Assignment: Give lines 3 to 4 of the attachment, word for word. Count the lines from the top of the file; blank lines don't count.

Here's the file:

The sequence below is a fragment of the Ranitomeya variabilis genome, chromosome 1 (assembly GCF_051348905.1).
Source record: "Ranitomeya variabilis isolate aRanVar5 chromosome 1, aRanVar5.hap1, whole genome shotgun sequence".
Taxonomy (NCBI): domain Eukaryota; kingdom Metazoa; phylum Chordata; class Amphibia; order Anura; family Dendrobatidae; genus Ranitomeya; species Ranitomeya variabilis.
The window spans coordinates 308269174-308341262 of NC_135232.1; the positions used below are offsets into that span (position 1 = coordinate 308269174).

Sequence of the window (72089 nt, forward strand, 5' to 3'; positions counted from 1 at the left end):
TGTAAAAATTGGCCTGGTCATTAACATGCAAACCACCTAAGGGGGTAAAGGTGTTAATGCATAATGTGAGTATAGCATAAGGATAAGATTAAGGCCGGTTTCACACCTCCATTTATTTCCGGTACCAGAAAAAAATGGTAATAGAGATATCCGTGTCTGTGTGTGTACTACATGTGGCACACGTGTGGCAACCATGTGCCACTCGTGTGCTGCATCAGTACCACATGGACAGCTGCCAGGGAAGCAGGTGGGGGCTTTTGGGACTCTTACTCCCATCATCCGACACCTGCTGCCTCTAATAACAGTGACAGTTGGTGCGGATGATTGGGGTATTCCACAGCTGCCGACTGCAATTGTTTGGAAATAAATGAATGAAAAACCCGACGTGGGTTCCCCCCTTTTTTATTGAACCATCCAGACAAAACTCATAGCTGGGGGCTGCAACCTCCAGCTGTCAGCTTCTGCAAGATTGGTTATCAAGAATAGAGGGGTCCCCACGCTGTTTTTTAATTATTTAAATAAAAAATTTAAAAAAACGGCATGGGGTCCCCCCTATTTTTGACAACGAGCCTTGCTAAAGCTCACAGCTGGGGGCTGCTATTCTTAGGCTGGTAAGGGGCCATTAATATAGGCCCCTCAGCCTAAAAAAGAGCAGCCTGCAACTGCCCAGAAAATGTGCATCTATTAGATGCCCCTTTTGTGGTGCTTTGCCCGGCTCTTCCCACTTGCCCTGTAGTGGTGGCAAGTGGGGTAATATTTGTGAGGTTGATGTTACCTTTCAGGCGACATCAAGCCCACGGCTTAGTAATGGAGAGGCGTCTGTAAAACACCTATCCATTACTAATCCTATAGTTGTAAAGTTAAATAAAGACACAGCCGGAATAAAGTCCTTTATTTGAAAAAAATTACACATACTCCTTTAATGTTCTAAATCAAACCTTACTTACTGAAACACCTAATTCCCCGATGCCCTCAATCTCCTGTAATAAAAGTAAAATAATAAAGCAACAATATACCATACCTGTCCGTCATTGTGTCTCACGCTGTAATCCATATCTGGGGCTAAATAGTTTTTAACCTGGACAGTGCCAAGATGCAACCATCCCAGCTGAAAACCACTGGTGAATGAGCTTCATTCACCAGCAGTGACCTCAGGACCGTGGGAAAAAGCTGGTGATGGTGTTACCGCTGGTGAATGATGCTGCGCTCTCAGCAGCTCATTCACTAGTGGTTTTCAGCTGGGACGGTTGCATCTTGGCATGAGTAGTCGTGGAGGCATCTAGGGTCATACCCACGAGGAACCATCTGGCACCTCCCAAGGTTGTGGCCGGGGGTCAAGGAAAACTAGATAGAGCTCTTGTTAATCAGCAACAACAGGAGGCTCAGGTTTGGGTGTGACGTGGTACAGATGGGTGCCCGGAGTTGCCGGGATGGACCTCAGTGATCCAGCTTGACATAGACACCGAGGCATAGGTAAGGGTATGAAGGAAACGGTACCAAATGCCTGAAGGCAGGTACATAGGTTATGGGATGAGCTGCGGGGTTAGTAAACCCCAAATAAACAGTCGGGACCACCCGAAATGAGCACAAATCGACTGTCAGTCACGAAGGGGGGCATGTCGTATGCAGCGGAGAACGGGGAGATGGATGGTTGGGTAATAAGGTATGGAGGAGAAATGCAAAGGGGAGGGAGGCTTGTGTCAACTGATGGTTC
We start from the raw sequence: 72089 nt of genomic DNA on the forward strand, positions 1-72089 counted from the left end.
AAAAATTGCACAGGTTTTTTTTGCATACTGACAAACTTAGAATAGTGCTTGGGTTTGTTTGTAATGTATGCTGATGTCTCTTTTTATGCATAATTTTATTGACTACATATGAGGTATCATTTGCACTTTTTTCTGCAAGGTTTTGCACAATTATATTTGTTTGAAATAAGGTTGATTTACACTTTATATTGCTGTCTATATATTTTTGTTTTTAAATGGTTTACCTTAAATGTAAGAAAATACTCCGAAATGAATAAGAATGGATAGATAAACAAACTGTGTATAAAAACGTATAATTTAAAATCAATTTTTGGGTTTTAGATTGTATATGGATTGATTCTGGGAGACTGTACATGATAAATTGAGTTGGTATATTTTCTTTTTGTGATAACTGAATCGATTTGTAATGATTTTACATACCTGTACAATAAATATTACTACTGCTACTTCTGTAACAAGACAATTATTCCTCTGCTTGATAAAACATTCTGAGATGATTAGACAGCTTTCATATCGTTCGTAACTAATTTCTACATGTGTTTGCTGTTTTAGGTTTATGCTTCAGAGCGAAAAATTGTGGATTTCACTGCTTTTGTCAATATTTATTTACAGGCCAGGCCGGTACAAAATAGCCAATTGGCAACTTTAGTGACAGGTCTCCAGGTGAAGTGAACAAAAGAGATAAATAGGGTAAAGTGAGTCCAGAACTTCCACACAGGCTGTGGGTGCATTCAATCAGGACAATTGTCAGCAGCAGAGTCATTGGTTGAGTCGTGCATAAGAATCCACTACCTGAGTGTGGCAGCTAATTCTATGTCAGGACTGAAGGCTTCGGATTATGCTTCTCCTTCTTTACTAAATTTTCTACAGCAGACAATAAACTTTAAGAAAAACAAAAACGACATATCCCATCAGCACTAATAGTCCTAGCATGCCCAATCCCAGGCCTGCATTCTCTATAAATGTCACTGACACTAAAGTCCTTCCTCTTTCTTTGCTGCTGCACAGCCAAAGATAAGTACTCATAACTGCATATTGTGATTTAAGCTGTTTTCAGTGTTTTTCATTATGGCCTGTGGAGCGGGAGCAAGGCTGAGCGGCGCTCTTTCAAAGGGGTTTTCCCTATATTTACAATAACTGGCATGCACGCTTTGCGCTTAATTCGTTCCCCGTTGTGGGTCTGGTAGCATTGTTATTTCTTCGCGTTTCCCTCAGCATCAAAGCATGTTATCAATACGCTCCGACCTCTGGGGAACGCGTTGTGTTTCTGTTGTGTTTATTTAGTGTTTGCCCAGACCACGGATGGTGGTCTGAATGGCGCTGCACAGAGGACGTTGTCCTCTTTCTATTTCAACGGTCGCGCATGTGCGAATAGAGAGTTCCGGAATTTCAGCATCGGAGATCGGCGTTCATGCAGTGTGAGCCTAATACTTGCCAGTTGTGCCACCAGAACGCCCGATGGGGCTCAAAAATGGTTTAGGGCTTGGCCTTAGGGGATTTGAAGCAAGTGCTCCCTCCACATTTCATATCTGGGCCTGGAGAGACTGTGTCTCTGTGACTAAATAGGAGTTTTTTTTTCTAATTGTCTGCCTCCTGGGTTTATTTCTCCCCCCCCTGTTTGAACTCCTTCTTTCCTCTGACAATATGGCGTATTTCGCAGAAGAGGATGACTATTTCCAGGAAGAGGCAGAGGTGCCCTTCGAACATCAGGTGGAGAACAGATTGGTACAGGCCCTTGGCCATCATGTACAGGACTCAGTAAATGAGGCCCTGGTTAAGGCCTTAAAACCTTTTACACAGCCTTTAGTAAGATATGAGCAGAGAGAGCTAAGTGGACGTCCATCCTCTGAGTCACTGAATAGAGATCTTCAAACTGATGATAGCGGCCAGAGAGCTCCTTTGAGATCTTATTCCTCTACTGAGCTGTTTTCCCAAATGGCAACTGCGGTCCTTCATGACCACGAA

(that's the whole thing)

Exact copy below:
Taxonomy (NCBI): domain Eukaryota; kingdom Metazoa; phylum Chordata; class Amphibia; order Anura; family Dendrobatidae; genus Ranitomeya; species Ranitomeya variabilis.
The window spans coordinates 308269174-308341262 of NC_135232.1; the positions used below are offsets into that span (position 1 = coordinate 308269174).